George Lawrence Stone’s Stick Control for the Snare Drummer first appeared in 1935. With a terse two-page introduction followed by a mere 21 pages of what he called “practice rhythms”, Stone unleashed a new and powerful method of technical development for all styles of drumming. The “HOW TO PRACTICE” page alone is worth the price of the book, and, although he never uses the word exercise, he explains clearly how to use his “conditioners” in a progressive and ambidextrous calisthenic routine, leading to speed, endurance, power and precision.
On the first three pages, Stone lists 72 sixteen-stroke phrases he calls “Single Beat Combinations”. Carefully chosen from the 216 = 65,536 permutations possible using only right and/or left hand single strokes, these figures define a comprehensive approach to freedom and flexibility with sticking. The 192 “Flam Beats” paved the way for the wrist and finger stroke control styles of Wilcoxon and Morello, and continue to be among the most effective and challenging practice patterns I know.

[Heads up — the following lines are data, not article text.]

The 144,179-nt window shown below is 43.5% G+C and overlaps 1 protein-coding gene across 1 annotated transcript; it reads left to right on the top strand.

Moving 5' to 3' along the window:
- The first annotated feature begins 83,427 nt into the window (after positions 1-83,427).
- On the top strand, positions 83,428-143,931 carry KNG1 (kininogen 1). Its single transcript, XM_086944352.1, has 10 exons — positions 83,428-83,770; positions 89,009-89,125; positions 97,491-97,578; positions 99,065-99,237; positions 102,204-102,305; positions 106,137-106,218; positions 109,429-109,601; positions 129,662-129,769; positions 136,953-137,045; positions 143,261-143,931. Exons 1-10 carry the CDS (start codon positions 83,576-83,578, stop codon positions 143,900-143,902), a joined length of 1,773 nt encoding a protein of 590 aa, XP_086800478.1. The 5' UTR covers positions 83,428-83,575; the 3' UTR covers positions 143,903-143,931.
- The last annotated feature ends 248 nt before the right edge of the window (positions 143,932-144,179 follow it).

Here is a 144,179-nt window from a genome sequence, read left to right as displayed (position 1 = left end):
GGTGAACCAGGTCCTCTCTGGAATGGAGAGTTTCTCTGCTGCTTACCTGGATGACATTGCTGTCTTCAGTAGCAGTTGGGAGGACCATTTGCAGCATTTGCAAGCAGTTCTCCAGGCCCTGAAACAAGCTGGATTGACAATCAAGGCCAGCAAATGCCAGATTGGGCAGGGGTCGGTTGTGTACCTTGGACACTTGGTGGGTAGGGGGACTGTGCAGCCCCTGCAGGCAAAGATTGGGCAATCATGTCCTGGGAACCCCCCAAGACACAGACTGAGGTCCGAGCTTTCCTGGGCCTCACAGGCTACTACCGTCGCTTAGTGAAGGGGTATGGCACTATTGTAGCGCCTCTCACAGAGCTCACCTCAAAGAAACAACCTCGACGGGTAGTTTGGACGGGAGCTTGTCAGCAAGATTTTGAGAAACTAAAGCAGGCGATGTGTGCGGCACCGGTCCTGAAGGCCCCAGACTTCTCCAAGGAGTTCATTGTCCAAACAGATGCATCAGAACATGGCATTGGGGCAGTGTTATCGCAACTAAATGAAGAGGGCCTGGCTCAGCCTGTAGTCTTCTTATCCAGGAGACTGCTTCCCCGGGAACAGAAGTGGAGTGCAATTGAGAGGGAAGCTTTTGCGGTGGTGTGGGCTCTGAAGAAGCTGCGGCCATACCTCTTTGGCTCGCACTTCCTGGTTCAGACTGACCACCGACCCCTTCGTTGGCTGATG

This year (2009) Stick Control for the Snare Drummer was re-released by Stone Percussion Books LLC. The new publication is nearly identical to the original, with a slightly sturdier cover and somewhat crisper and larger fonts. Anyone familiar with the original version will immediately recognize the old layout, notation and symbols in the new one. A nice addition is a short biography of Stone, with some vintage pictures including a great one of him behind his drumset in the 1960s. George Lawrence Stone (1886 – 1967) was one of the founders of the original National Association of Rudimental Drummers (NARD), which selected and standardized the “Thirteen Essential Rudiments” still used by drummers today. He was inducted into the Percussive Arts Society Hall of Fame in 1997.
As is typical of modern publications, this one contains two pages of testimonial quotations, including one by me. Also, as usual, my quote was heavily edited without my being asked – reduced from the first two paragraphs above to two clipped sentences. It’s one of the reasons I generally avoid giving quotes and endorsements. Nevertheless, this is a historic and important method book, and it deserves to be promoted with enthusiasm. For anyone unfamiliar with Stick Control and its concepts, I highly recommend taking a look.